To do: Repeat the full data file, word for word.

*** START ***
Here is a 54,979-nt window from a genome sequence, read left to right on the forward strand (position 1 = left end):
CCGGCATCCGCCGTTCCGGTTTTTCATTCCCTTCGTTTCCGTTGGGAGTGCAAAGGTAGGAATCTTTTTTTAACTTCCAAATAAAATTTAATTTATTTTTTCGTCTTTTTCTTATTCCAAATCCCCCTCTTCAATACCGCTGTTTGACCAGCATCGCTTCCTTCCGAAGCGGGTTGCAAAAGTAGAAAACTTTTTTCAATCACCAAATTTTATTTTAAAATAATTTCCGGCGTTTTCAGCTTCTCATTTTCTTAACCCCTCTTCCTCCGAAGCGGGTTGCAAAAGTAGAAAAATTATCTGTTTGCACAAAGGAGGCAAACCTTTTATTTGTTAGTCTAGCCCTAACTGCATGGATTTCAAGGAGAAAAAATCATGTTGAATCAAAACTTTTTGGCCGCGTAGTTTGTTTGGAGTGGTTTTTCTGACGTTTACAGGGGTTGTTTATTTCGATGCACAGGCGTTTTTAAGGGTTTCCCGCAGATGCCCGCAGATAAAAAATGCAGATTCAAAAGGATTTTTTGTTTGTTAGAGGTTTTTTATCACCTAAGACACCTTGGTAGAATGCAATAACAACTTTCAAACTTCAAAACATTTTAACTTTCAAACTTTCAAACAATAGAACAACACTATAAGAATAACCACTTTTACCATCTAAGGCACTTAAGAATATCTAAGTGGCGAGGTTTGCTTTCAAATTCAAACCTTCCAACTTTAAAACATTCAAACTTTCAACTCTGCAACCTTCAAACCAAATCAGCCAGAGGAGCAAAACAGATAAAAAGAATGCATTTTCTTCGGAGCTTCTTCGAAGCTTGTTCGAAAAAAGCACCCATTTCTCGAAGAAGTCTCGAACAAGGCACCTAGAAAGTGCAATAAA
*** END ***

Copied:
Here is a 54,979-nt window from a genome sequence, read left to right on the forward strand (position 1 = left end):
CCGGCATCCGCCGTTCCGGTTTTTCATTCCCTTCGTTTCCGTTGGGAGTGCAAAGGTAGGAATCTTTTTTTAACTTCCAAATAAAATTTAATTTATTTTTTCGTCTTTTTCTTATTCCAAATCCCCCTCTTCAATACCGCTGTTTGACCAGCATCGCTTCCTTCCGAAGCGGGTTGCAAAAGTAGAAAACTTTTTTCAATCACCAAATTTTATTTTAAAATAATTTCCGGCGTTTTCAGCTTCTCATTTTCTTAACCCCTCTTCCTCCGAAGCGGGTTGCAAAAGTAGAAAAATTATCTGTTTGCACAAAGGAGGCAAACCTTTTATTTGTTAGTCTAGCCCTAACTGCATGGATTTCAAGGAGAAAAAATCATGTTGAATCAAAACTTTTTGGCCGCGTAGTTTGTTTGGAGTGGTTTTTCTGACGTTTACAGGGGTTGTTTATTTCGATGCACAGGCGTTTTTAAGGGTTTCCCGCAGATGCCCGCAGATAAAAAATGCAGATTCAAAAGGATTTTTTGTTTGTTAGAGGTTTTTTATCACCTAAGACACCTTGGTAGAATGCAATAACAACTTTCAAACTTCAAAACATTTTAACTTTCAAACTTTCAAACAATAGAACAACACTATAAGAATAACCACTTTTACCATCTAAGGCACTTAAGAATATCTAAGTGGCGAGGTTTGCTTTCAAATTCAAACCTTCCAACTTTAAAACATTCAAACTTTCAACTCTGCAACCTTCAAACCAAATCAGCCAGAGGAGCAAAACAGATAAAAAGAATGCATTTTCTTCGGAGCTTCTTCGAAGCTTGTTCGAAAAAAGCACCCATTTCTCGAAGAAGTCTCGAACAAGGCACCTAGAAAGTGCAATAAA